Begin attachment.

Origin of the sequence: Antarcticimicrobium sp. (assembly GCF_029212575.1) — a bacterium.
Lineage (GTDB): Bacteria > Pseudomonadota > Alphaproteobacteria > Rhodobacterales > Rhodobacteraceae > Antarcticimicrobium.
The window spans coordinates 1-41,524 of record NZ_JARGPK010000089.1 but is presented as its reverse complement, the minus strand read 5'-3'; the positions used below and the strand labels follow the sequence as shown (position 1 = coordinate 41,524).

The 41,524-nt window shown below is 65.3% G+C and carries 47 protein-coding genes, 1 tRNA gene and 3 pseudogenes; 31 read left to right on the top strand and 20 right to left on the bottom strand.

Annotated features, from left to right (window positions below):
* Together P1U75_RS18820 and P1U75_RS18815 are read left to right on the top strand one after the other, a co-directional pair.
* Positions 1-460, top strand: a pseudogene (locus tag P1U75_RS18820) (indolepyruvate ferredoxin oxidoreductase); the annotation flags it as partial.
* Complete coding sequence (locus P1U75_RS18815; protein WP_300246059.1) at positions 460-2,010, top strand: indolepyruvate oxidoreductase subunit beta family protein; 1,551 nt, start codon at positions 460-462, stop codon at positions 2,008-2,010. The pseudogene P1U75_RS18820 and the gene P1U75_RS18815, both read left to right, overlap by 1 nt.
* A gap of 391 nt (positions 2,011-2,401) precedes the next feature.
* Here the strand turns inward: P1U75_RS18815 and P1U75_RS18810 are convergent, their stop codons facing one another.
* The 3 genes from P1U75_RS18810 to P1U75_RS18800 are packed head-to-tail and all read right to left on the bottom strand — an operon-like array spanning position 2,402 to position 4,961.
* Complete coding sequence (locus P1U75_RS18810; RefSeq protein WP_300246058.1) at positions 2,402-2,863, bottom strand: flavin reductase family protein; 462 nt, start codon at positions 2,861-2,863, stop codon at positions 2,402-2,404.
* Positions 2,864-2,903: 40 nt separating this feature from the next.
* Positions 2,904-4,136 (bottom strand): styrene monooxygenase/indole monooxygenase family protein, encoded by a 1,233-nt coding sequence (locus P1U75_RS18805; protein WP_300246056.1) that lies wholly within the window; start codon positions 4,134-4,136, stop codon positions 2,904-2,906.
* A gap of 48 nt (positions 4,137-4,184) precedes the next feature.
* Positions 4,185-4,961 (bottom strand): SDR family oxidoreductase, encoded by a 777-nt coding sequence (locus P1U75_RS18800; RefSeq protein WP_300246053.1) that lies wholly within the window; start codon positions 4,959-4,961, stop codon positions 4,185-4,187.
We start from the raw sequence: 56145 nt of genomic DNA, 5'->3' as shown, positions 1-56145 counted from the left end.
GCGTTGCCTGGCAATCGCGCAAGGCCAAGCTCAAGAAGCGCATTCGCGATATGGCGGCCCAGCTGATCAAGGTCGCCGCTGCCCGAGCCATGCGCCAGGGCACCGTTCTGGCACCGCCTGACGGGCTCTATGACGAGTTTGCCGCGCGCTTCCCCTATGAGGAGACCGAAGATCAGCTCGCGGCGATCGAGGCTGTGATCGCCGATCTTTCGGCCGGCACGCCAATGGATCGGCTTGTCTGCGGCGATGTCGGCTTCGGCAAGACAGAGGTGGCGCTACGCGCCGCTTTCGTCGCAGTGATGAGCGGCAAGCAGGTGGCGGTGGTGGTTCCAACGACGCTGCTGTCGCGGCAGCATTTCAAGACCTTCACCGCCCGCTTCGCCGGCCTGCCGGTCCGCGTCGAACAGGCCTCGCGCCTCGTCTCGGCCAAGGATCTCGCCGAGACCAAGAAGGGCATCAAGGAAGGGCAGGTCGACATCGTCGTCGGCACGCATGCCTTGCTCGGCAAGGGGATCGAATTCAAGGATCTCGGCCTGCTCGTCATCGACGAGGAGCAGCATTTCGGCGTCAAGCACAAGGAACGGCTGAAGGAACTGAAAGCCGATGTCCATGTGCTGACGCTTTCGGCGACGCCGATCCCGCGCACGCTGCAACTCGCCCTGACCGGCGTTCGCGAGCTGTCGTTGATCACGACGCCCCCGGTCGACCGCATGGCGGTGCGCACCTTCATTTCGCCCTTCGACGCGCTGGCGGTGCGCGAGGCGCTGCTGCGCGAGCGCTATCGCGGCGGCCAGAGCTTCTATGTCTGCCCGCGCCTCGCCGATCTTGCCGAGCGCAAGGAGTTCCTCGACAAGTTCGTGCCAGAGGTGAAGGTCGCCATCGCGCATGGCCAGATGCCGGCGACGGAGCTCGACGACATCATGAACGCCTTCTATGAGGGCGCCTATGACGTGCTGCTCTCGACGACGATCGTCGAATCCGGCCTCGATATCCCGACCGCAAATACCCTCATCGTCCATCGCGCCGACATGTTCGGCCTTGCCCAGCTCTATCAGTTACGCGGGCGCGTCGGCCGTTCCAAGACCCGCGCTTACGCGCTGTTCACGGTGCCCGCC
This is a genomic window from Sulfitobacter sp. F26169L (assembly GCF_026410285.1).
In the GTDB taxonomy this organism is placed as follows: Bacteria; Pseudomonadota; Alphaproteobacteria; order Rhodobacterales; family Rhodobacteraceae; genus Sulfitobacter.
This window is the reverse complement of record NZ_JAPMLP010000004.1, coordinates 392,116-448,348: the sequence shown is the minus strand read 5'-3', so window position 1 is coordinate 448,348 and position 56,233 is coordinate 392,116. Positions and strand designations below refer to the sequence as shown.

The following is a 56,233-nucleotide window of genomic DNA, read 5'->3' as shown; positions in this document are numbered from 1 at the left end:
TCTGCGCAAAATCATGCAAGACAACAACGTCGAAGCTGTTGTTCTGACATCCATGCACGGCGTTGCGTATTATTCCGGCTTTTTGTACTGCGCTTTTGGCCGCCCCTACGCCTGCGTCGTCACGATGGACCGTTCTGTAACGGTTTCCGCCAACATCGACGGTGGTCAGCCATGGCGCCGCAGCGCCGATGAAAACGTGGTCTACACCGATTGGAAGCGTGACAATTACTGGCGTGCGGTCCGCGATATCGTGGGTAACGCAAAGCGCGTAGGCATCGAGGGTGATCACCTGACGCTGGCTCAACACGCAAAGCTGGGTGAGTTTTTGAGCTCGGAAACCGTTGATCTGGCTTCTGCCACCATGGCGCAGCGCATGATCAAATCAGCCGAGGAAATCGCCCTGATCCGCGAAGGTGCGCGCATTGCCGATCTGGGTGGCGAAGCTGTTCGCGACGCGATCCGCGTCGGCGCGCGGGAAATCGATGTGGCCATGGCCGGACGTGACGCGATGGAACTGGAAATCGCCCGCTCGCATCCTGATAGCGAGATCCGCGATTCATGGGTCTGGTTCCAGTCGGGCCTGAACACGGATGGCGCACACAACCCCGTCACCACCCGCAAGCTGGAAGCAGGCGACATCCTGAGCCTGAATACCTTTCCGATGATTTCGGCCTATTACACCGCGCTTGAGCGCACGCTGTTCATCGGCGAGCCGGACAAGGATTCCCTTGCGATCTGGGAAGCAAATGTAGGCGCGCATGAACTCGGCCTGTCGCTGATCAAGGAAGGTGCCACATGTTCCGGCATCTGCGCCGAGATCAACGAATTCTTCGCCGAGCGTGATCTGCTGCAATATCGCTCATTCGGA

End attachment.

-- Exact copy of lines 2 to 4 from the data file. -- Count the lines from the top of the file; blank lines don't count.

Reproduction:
Lineage (GTDB): Bacteria > Pseudomonadota > Alphaproteobacteria > Rhodobacterales > Rhodobacteraceae > Antarcticimicrobium.
The window spans coordinates 1-41,524 of record NZ_JARGPK010000089.1 but is presented as its reverse complement, the minus strand read 5'-3'; the positions used below and the strand labels follow the sequence as shown (position 1 = coordinate 41,524).

The 41,524-nt window shown below is 65.3% G+C and carries 47 protein-coding genes, 1 tRNA gene and 3 pseudogenes; 31 read left to right on the top strand and 20 right to left on the bottom strand.